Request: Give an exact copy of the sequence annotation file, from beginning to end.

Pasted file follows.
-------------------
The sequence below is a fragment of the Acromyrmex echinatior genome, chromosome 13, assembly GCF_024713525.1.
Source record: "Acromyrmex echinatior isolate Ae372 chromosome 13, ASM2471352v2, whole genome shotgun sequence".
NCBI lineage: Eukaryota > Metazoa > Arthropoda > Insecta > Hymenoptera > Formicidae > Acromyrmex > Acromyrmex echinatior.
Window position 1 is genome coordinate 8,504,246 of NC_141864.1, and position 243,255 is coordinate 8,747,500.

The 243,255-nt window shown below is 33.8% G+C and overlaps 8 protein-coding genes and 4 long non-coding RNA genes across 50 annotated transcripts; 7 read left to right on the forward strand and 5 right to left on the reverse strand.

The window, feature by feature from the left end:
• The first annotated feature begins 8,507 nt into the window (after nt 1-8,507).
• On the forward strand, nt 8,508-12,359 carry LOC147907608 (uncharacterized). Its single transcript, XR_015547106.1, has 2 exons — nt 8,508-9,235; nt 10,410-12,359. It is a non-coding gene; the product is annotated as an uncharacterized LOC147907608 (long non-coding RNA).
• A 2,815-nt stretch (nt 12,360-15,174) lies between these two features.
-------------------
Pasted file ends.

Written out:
The sequence below is a fragment of the Acromyrmex echinatior genome, chromosome 13, assembly GCF_024713525.1.
Source record: "Acromyrmex echinatior isolate Ae372 chromosome 13, ASM2471352v2, whole genome shotgun sequence".
NCBI lineage: Eukaryota > Metazoa > Arthropoda > Insecta > Hymenoptera > Formicidae > Acromyrmex > Acromyrmex echinatior.
Window position 1 is genome coordinate 8,504,246 of NC_141864.1, and position 243,255 is coordinate 8,747,500.

The 243,255-nt window shown below is 33.8% G+C and overlaps 8 protein-coding genes and 4 long non-coding RNA genes across 50 annotated transcripts; 7 read left to right on the forward strand and 5 right to left on the reverse strand.

The window, feature by feature from the left end:
• The first annotated feature begins 8,507 nt into the window (after nt 1-8,507).
• On the forward strand, nt 8,508-12,359 carry LOC147907608 (uncharacterized). Its single transcript, XR_015547106.1, has 2 exons — nt 8,508-9,235; nt 10,410-12,359. It is a non-coding gene; the product is annotated as an uncharacterized LOC147907608 (long non-coding RNA).
• A 2,815-nt stretch (nt 12,360-15,174) lies between these two features.